President Donald Trump said Thursday was “a great day for everybody” since, in line with the newest job report, 2.5 million U.S. jobs were added in May. Yet there was a rise in unemployment for the African Americans, it’s reached a decade high. Across the country, both the coronavirus and its economic fallout are the explanations for the African Americans’ disproportionately suffering, causing them to struggle with getting access to the federal aid programs designed to mitigate the damage. Data and interviews with small business owners and advocates say that of all the businesses that have struggled to access relief from the Paycheck Protection Program, minority-owned businesses have taken the most important hit.
With the set of conditions, the larger businesses are more favored. Moreover, several banks only approved loans for the prevailing customers and slowed down the applying of sole proprietorships. As a result, many of these small minority-owned businesses had to shut down. For those that could secure the loans with the conditions, the advocates worry that those conditions might make it hard for several to qualify for their forgiveness, potentially saddling them with years of debt.
Efforts are underway to help, but may it be enough?
Recently, there has been an encouraging push for customers to assist black-owned businesses. Besides, new legislation has been passed with the aim of eliminating some of the program’s baked-in inequities. But the experts doubt if these new measures are strong enough to tackle the inequality issues that have been happening for years.
Jessica Fulton- a vice president at the Joint Center for Political and Economic Studies, at public policy think tank in Washington, DC believed that there is a transparent reminder of the systemic racial inequality brought to the fore in the past week due to the way that the programs have disadvantaged minority-owned businesses. Besides, this also triggered and thus, tens of thousands have taken to the streets across the country. She also mentioned that this is unavoidable when you are not including black communities meaningfully in policy conversations around issues that matter. Moreover, PPP’s failures could have been corrected from the beginning if there were folks in the room who were acquainted with the troubles that black businesses might deal with.
Congress planned the Paycheck Protection Program, which was incorporated as a part of $2.2 trillion coronavirus alleviation package President Trump signed into law more than two months ago, to help small businesses who were abruptly on the edge of closing during stay-at-home requests. The program, which is run under the Small Business Administration, makes use of banks and other loaning institutions to manage governmentally backed loans to organizations with up to 500 workers. So long as most of the assets are utilized to pay workers and keep operations afloat, they can transform into grants, and be forgiven. Altogether, Congress has dispensed $649 billion toward the program; as of May 30th, about 80% of that had been spent, according to the information from the SBA. (After the program came up short on its first 349 billion within fourteen days, Congress distributed another $310 billion).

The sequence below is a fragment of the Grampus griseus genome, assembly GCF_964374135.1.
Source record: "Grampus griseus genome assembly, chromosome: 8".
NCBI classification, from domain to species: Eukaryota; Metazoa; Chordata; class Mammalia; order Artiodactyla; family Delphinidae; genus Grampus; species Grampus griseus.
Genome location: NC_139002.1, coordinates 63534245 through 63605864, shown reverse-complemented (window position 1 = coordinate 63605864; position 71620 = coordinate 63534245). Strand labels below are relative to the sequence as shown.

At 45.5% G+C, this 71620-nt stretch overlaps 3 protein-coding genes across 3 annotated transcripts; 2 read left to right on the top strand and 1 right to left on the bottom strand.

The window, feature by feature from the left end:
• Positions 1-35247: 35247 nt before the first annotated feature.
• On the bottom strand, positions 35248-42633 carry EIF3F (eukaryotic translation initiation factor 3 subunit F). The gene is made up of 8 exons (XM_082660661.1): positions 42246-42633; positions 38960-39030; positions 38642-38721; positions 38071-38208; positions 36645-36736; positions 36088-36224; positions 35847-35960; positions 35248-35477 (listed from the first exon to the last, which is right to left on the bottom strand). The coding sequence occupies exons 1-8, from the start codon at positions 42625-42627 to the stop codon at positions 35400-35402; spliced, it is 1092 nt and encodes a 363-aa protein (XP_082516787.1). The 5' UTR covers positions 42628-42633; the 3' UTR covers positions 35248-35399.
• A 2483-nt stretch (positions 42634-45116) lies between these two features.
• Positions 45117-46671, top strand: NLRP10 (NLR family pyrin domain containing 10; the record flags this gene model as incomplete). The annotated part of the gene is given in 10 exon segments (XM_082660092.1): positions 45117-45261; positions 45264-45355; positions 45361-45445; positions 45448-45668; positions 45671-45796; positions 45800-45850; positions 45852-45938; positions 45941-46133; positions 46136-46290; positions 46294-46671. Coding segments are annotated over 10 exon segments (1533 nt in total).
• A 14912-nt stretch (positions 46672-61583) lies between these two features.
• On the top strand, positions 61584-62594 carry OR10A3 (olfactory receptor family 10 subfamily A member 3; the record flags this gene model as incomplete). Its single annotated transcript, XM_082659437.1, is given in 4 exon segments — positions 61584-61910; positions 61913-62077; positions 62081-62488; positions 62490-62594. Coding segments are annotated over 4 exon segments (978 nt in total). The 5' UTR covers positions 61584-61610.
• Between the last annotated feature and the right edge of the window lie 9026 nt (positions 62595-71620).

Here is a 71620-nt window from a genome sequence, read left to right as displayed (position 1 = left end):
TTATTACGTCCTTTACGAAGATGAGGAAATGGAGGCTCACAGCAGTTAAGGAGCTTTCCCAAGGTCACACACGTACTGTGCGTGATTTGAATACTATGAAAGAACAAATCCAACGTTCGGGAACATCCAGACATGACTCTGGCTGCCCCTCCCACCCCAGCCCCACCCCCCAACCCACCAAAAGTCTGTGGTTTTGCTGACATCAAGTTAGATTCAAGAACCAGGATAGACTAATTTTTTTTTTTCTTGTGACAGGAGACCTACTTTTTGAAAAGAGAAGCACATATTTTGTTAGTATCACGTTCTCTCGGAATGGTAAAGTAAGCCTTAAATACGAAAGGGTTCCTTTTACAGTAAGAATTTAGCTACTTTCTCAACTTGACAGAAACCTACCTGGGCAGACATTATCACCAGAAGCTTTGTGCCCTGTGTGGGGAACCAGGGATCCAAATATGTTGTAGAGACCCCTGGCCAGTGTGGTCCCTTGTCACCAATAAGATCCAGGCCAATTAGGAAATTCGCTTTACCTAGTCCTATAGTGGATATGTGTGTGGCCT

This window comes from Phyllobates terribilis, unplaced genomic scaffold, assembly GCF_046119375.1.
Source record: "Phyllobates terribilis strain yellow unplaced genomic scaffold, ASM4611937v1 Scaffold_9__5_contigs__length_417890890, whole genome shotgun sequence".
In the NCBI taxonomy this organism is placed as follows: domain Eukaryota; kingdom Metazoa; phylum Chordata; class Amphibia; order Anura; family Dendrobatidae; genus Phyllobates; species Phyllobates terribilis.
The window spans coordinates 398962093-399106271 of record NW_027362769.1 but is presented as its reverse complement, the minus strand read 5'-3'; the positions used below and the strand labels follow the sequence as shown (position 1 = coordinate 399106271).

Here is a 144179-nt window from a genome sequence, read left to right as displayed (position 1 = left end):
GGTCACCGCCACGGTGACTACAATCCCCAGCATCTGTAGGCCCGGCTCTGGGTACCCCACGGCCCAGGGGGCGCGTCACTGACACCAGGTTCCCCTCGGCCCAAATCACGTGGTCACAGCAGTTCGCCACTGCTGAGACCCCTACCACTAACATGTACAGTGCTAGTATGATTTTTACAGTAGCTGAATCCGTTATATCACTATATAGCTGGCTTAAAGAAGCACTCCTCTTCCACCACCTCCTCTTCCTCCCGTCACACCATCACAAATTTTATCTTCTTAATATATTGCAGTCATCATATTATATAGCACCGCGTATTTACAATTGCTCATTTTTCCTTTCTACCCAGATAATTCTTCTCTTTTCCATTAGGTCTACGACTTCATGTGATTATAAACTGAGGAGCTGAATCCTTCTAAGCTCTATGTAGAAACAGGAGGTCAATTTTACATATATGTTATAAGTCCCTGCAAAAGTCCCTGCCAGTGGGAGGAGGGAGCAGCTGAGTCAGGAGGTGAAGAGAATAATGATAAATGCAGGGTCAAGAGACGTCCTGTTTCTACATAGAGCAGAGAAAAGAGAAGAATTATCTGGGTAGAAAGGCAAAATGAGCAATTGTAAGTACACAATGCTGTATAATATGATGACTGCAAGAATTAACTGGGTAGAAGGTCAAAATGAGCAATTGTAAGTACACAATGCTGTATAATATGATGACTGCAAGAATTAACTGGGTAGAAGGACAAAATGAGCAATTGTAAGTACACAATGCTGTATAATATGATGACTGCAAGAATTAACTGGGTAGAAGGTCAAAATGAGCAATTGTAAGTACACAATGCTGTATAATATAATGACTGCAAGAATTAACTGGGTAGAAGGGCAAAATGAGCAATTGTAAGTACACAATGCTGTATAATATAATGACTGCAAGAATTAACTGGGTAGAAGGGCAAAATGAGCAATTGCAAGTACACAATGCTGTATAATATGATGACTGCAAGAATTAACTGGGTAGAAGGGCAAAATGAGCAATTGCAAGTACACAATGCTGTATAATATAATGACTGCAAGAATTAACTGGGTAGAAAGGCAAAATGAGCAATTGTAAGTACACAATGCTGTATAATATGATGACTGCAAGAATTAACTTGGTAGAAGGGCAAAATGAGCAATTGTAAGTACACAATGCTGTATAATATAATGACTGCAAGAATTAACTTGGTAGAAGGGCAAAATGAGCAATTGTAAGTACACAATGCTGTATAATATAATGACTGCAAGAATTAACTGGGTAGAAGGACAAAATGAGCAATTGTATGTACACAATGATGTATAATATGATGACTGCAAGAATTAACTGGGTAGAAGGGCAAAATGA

The reasons for the difficulty in raising funds for the minority-owned businesses
The SBA has not discharged a rundown of organizations that have got the credits; whatever data there is has been gathered from either voluntary disclosures, or in the case of public companies filings with the protections and trade commission. What data has appeared, however, paints a hopeless picture for minority-owned organizations. A national online survey of 500 African-American and Latinx-owned small businesses run by the Global Strategy Group discharged May 13 – after the second round of subsidizing for the program was assigned – found that simply 12% got the full help they mentioned, with 66% revealing that they didn’t get any. A different survey from the Small Business Majority, a small business advocacy organization, demonstrated that 63% of Black and Latino entrepreneurs attempted to find and got financing, however, 3 of every 10 did not get the amount they demanded.
Congress included language in the law asking lenders to put female, minority-owned, and rural organizations on priority, yet since the loans to these organizations were managed through banks and not the government, there was clearly no requirement system for the solicitation. A May 8 report by the SBA Inspector General found that the SBA did not consent to this piece of law’s direction. Accordingly, the Inspector General concluded that “The underserved and rural borrowers probably can’t receive the credits as expected.”